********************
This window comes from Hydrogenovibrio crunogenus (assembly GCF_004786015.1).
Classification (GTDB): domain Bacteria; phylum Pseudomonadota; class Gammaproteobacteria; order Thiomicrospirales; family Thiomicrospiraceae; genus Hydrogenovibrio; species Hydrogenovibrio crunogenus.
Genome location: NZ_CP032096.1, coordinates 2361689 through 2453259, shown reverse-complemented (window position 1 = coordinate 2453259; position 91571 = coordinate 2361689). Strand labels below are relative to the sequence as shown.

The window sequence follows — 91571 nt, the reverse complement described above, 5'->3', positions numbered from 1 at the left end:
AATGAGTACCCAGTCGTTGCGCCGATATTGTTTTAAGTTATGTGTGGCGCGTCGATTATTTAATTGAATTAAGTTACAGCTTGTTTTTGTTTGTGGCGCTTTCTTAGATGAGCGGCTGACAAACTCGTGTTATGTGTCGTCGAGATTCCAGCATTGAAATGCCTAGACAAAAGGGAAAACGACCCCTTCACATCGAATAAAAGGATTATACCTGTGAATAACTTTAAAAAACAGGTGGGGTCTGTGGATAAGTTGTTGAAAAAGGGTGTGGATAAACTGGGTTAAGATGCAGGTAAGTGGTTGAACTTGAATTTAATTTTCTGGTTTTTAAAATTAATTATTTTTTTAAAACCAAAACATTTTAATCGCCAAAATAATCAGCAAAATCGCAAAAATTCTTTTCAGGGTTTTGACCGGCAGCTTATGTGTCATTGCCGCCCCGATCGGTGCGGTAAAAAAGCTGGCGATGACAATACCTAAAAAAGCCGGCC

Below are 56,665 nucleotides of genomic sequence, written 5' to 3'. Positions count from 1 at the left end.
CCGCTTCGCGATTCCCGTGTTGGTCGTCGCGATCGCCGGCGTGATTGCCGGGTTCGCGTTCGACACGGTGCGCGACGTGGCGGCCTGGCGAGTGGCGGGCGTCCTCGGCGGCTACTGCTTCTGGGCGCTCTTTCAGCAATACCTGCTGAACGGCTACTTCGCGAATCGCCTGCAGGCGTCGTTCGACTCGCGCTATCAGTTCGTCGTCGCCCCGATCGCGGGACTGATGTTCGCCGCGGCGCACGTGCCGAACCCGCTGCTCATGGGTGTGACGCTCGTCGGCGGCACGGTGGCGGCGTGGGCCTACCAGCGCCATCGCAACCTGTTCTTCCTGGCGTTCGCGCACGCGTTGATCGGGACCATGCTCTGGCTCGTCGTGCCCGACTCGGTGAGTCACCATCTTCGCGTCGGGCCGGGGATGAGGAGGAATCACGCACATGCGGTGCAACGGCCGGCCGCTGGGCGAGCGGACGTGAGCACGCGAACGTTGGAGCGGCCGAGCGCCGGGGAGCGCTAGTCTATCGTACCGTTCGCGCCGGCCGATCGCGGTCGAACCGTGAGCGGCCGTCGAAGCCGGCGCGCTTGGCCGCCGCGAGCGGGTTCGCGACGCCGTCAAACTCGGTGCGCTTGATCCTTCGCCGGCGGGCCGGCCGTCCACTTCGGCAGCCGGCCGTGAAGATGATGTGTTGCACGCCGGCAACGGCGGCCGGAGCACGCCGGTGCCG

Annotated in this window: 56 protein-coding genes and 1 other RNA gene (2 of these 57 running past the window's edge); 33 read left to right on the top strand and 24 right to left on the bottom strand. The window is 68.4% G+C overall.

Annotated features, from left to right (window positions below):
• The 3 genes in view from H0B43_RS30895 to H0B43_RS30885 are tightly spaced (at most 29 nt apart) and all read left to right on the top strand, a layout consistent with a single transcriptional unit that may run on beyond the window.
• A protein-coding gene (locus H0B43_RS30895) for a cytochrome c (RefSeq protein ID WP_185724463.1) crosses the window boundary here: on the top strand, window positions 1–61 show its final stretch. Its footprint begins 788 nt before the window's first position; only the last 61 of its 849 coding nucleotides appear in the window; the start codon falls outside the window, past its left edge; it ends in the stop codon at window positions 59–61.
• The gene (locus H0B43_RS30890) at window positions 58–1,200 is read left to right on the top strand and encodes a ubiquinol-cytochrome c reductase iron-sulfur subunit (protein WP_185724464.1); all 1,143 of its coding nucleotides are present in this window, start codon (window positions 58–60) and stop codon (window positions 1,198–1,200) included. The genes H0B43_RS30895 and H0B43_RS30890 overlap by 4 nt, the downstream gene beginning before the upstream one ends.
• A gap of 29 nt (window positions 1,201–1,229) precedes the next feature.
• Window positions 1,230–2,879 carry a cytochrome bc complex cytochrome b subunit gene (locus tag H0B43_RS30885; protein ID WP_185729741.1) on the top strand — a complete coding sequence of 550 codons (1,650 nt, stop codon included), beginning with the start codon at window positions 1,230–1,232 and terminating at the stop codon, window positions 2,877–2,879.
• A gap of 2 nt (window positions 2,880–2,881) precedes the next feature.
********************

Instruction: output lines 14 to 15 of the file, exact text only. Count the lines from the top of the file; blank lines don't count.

• Window positions 1,230–2,879 carry a cytochrome bc complex cytochrome b subunit gene (locus tag H0B43_RS30885; protein ID WP_185729741.1) on the top strand — a complete coding sequence of 550 codons (1,650 nt, stop codon included), beginning with the start codon at window positions 1,230–1,232 and terminating at the stop codon, window positions 2,877–2,879.
• A gap of 2 nt (window positions 2,880–2,881) precedes the next feature.